Rm = Implied required rate of return for the market. So what discount factors do we use in order to come up with the present value of the future cash flows from a company’s stock?
Risk-free Rate
The risk-free interest rate is the theoretical rate of return of an investment with zero risk, including default risk. Default risk is the risk that an individual or company would be unable to pay its debt obligations. The risk-free rate represents the interest an investor would expect from an absolutely risk-free investment over a given period of time. Though a truly risk-free asset exists only in theory, in practice most professionals and academics use short-dated government bonds of the currency in question. For US Dollar investments, US Treasury bills are used, while a common choice for EURO investments are the German government bonds or EURIBOR rates. The risk-free interest rate for the Indian Rupee for Indian investors would be the yield on Indian government bonds denominated in Indian Rupee of appropriate maturity. These securities are considered to be risk-free because the likelihood of governments defaulting is extremely low and because the short maturity of the bills protect investors from interest-rate risk that is present in all fixed rate bonds (if interest rates go up soon after a bond is purchased, the investor misses out on the this amount of interest, till the bond matures and the amount received on maturity can be reinvested at the new interest rate).Though Indian government bond is a riskless security per se, a foreign investor may look at the India’s sovereign risk which would represent some risk. As India’s sovereign rating is not the highest (please search the internet for sovereign ratings of India and other countries) a foreign investor may consider investing in Indian government bonds as not a risk free investment. For valuing Indian equities, we will take 10-Yr Government Bond as risk-free interest rate. (5.95%).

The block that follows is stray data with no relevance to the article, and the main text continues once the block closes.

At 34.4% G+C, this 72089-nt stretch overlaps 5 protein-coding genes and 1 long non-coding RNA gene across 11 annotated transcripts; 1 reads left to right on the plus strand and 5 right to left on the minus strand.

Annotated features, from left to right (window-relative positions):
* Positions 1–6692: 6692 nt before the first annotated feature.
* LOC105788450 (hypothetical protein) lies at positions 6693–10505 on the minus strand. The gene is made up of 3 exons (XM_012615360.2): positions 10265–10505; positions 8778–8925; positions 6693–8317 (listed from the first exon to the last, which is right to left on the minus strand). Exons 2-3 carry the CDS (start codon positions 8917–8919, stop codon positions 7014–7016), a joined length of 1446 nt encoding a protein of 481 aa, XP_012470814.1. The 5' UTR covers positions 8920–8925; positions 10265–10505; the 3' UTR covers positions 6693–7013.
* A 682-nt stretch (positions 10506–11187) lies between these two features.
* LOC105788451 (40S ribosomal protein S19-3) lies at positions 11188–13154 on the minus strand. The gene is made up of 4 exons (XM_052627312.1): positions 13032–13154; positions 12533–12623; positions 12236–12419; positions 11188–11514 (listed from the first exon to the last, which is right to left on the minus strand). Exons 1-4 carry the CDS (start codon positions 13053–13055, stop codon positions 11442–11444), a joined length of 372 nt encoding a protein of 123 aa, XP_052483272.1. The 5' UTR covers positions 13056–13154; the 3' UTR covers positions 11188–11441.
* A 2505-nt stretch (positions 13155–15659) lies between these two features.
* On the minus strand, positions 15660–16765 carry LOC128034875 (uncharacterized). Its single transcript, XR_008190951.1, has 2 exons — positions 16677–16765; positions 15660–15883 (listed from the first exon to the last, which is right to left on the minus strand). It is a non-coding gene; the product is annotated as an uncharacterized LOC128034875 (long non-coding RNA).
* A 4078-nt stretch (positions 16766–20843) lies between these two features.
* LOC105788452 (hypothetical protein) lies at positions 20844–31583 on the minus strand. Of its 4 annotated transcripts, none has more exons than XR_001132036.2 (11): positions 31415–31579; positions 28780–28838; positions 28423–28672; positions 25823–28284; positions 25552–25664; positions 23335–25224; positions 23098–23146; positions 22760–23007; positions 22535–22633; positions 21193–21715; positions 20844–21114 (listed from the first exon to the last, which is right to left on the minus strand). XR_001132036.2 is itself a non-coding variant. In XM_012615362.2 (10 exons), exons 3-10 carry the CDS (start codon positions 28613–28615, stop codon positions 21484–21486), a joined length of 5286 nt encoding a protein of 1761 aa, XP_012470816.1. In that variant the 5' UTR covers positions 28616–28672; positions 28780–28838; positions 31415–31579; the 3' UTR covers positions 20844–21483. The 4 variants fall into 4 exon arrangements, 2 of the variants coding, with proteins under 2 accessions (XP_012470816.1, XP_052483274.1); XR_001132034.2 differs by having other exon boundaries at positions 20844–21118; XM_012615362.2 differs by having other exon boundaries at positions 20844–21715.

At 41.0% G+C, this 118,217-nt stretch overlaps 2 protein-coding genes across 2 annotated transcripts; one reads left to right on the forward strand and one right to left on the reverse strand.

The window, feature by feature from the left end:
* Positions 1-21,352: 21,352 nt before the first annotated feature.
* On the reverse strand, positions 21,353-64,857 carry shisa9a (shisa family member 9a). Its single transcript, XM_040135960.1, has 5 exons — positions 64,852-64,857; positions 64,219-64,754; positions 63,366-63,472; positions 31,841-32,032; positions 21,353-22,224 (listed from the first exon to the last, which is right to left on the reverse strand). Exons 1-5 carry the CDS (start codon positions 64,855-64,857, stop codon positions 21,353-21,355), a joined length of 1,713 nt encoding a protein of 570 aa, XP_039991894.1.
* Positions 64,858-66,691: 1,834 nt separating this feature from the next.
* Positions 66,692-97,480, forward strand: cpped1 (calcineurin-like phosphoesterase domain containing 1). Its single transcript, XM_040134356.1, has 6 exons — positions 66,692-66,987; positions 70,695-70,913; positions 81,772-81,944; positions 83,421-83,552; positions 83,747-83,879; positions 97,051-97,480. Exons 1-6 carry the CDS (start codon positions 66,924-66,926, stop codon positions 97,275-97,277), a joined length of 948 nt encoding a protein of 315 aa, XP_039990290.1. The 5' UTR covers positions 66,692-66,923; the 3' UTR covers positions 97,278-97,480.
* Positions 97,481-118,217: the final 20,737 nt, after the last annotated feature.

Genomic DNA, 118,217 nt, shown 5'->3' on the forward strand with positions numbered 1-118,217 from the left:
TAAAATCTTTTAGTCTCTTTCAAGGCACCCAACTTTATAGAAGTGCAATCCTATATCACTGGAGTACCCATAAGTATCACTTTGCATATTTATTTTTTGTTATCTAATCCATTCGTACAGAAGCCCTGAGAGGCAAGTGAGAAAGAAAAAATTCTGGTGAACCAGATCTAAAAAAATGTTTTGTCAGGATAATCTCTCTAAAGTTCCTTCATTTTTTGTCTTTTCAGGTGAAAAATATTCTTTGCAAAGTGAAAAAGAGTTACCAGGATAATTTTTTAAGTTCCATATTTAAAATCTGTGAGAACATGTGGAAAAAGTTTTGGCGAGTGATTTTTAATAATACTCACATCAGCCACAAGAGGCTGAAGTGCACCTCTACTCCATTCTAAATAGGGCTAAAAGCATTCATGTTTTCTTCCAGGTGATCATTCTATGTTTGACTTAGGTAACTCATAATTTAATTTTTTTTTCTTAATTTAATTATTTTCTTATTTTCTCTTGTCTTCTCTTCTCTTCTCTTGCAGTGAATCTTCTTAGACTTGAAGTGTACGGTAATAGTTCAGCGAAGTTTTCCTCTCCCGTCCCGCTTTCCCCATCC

Equity Risk Premium
The notion that risk matters and those riskier investments should have higher expected returns than safer investments, to be considered good investments, are both central to modern finance. Thus, the expected return on any investment can be written as the sum of the risk-free rate and a risk premium to compensate for the risk. The equity risk premium reflects fundamental judgments we make about how much risk we see in an economy/market and what price we attach to that risk. In effect, the equity risk premium is the premium that investors demand for the average risk investment and by extension, the discount that they apply to expected cash flows with average risk. When equity risk premia rises, investors are charging a higher price for risk and will therefore pay lower prices for the same set of risky expected cash flows. Equity risk premia are a central component of every risk and return model in finance and is a key input into estimating costs of equity and capital in both corporate finance and valuation. The Beta: The Beta is a measure of the systematic risk of a security that cannot be avoided through diversification. Therefore, Beta measures non-diversifiable risk. It is a relative measure of risk: the risk of an individual stock relative to the market portfolio of all stocks. Beta is a statistical measurement indicating the volatility of a stock’s price relative to the price movement of the overall market. Higher-beta stocks mean greater volatility and are therefore considered to be riskier but are in turn supposed to provide a potential for higher returns; low-beta stocks pose less risk but also lower returns.